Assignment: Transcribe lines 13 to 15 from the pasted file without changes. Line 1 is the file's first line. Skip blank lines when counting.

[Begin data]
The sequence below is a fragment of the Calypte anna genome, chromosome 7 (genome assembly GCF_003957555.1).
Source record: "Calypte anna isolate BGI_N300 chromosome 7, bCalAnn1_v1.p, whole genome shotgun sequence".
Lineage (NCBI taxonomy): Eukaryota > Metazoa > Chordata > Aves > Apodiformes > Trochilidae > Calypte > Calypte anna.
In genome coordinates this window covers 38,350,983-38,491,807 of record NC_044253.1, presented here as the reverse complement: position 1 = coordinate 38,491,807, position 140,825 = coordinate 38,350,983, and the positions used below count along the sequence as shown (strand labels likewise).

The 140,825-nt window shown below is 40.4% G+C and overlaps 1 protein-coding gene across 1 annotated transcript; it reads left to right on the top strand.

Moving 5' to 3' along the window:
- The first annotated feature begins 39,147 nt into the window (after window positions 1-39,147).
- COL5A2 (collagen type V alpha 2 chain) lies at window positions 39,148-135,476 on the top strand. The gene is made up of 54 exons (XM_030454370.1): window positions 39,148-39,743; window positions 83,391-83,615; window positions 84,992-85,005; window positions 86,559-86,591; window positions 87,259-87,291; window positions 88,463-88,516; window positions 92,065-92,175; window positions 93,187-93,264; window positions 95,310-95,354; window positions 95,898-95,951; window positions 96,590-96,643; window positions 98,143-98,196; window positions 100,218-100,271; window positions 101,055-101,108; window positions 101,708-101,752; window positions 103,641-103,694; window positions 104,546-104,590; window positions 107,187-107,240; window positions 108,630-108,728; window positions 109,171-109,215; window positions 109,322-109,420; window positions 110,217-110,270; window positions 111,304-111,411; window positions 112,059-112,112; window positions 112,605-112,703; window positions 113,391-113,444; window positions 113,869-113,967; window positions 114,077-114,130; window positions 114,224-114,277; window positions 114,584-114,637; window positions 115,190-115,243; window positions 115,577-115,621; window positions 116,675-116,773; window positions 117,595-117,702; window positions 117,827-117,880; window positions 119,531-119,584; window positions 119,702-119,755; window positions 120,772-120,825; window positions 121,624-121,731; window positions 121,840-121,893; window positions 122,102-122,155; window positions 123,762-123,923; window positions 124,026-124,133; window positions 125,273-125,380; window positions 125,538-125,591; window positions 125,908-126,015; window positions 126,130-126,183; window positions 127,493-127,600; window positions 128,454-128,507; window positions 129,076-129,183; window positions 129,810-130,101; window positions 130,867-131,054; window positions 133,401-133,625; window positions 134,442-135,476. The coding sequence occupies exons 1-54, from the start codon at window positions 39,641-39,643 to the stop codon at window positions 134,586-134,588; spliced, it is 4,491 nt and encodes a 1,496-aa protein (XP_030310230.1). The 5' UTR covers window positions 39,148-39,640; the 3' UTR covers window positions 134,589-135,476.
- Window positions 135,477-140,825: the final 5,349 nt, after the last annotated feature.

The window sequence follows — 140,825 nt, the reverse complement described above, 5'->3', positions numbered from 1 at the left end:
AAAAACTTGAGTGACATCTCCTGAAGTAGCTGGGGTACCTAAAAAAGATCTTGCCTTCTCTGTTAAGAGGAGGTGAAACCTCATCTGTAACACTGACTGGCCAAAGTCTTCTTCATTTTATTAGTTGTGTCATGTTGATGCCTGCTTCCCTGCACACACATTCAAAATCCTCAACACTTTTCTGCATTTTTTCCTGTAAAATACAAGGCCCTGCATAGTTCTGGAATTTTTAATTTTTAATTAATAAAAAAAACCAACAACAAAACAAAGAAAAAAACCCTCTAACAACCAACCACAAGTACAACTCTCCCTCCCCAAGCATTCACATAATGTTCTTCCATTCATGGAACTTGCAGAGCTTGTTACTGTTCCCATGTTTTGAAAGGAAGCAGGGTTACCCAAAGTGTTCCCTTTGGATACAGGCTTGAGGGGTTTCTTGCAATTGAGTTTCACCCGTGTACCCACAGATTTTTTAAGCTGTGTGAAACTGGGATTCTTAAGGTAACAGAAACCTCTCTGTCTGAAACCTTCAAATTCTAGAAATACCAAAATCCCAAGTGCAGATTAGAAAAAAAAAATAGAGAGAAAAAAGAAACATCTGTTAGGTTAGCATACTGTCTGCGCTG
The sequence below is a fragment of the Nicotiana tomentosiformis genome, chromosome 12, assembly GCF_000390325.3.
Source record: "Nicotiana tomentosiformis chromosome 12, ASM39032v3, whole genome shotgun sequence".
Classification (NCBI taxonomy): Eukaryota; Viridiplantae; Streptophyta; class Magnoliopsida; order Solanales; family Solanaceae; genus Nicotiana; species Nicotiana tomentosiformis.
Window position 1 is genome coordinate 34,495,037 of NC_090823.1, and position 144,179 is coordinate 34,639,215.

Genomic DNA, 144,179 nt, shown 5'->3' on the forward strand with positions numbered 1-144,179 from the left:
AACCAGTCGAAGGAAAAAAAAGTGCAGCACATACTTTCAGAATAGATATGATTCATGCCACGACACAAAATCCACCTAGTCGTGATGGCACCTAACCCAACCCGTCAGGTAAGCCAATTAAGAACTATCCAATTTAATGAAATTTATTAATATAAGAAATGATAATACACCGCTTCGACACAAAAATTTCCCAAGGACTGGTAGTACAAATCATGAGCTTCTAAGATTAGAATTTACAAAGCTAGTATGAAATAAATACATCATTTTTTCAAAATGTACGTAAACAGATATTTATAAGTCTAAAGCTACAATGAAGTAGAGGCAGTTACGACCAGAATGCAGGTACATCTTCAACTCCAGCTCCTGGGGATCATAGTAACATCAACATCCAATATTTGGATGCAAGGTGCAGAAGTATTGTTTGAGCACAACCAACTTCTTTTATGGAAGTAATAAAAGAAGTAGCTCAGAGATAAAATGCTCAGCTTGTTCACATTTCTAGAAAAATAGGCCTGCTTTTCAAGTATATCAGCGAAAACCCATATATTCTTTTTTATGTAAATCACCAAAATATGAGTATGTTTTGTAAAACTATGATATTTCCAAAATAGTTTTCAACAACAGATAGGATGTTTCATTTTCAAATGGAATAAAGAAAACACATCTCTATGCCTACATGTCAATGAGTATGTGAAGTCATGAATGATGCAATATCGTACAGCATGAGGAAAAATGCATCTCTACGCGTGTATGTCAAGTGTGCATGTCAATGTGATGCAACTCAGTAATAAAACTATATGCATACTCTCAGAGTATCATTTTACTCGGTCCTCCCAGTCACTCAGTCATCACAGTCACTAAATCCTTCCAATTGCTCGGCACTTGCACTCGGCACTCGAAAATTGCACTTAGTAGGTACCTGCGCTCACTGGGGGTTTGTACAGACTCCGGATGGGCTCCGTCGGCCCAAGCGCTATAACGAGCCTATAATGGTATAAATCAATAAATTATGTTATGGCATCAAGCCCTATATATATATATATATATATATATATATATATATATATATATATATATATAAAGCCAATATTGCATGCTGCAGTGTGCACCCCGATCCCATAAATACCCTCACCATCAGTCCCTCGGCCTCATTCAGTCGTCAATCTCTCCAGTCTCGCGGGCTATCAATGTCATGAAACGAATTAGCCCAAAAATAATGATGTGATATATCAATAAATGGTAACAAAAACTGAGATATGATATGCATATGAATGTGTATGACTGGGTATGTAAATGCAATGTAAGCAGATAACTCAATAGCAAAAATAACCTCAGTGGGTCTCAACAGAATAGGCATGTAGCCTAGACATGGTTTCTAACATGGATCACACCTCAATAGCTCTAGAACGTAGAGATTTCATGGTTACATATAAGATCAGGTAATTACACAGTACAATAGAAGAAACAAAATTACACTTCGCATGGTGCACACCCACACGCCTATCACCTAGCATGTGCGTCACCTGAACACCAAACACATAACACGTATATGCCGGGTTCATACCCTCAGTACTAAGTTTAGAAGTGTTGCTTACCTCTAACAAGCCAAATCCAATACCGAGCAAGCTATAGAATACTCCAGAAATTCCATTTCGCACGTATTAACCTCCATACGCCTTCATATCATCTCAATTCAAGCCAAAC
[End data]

Source record: "Nicotiana tomentosiformis chromosome 12, ASM39032v3, whole genome shotgun sequence".
Classification (NCBI taxonomy): Eukaryota; Viridiplantae; Streptophyta; class Magnoliopsida; order Solanales; family Solanaceae; genus Nicotiana; species Nicotiana tomentosiformis.
Window position 1 is genome coordinate 34,495,037 of NC_090823.1, and position 144,179 is coordinate 34,639,215.